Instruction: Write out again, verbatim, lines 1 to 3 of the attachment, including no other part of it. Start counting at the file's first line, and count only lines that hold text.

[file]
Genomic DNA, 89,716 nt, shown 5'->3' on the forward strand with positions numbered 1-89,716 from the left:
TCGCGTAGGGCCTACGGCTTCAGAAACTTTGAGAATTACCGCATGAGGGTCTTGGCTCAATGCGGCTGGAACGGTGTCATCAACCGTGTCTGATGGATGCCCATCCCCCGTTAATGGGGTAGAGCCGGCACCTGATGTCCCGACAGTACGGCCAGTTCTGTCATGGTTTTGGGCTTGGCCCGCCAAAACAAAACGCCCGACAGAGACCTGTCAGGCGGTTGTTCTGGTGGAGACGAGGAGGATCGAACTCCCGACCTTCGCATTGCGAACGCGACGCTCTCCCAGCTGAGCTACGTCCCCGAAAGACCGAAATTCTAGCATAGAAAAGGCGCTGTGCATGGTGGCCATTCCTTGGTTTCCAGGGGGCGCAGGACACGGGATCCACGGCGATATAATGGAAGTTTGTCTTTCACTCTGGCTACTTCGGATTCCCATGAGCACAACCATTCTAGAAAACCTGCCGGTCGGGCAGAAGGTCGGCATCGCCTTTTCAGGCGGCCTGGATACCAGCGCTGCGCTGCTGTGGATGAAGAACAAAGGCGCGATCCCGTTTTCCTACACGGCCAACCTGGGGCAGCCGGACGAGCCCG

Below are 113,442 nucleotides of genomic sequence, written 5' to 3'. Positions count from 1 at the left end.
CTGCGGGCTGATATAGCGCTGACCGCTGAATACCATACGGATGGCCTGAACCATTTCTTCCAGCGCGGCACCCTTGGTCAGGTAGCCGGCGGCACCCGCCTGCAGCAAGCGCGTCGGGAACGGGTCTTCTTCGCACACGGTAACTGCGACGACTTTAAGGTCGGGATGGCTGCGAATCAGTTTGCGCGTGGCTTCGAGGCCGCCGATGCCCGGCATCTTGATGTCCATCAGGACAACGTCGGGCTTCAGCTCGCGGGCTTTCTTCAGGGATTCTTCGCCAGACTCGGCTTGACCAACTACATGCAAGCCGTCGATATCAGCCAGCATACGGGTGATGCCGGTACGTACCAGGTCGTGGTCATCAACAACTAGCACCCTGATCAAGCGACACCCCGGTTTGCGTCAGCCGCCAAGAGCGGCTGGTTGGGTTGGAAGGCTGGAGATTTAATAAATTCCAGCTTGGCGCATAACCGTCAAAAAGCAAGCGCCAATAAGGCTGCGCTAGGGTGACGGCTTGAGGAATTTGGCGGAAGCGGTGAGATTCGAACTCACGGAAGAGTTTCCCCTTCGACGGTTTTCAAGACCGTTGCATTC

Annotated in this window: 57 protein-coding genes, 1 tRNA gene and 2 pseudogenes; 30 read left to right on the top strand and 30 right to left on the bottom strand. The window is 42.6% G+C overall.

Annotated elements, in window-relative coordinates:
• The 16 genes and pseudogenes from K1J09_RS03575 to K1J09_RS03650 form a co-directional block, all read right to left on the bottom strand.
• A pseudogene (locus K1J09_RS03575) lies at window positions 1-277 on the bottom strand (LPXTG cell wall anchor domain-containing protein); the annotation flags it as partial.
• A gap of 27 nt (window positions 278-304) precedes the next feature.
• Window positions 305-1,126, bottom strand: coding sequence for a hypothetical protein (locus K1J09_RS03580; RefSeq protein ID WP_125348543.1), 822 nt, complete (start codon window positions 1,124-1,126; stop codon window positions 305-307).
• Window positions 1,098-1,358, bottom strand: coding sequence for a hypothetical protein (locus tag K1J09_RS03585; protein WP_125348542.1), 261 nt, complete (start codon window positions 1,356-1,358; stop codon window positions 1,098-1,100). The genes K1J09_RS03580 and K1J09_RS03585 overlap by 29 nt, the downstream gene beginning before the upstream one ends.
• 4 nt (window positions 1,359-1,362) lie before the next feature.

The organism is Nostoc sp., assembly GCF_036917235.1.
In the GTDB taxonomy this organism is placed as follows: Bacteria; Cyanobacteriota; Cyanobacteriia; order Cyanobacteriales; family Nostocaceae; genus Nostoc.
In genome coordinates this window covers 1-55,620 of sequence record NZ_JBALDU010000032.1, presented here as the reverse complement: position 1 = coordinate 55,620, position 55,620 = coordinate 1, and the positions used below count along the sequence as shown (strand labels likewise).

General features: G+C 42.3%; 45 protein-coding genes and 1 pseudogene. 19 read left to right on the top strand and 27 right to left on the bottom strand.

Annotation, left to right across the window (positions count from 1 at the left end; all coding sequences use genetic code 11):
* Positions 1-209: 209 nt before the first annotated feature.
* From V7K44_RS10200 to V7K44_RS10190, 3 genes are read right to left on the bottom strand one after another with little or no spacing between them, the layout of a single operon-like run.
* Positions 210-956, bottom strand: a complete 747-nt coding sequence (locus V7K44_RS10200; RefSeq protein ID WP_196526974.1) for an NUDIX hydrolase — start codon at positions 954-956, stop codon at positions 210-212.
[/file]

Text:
Genomic DNA, 89,716 nt, shown 5'->3' on the forward strand with positions numbered 1-89,716 from the left:
TCGCGTAGGGCCTACGGCTTCAGAAACTTTGAGAATTACCGCATGAGGGTCTTGGCTCAATGCGGCTGGAACGGTGTCATCAACCGTGTCTGATGGATGCCCATCCCCCGTTAATGGGGTAGAGCCGGCACCTGATGTCCCGACAGTACGGCCAGTTCTGTCATGGTTTTGGGCTTGGCCCGCCAAAACAAAACGCCCGACAGAGACCTGTCAGGCGGTTGTTCTGGTGGAGACGAGGAGGATCGAACTCCCGACCTTCGCATTGCGAACGCGACGCTCTCCCAGCTGAGCTACGTCCCCGAAAGACCGAAATTCTAGCATAGAAAAGGCGCTGTGCATGGTGGCCATTCCTTGGTTTCCAGGGGGCGCAGGACACGGGATCCACGGCGATATAATGGAAGTTTGTCTTTCACTCTGGCTACTTCGGATTCCCATGAGCACAACCATTCTAGAAAACCTGCCGGTCGGGCAGAAGGTCGGCATCGCCTTTTCAGGCGGCCTGGATACCAGCGCTGCGCTGCTGTGGATGAAGAACAAAGGCGCGATCCCGTTTTCCTACACGGCCAACCTGGGGCAGCCGGACGAGCCCG

Below are 113,442 nucleotides of genomic sequence, written 5' to 3'. Positions count from 1 at the left end.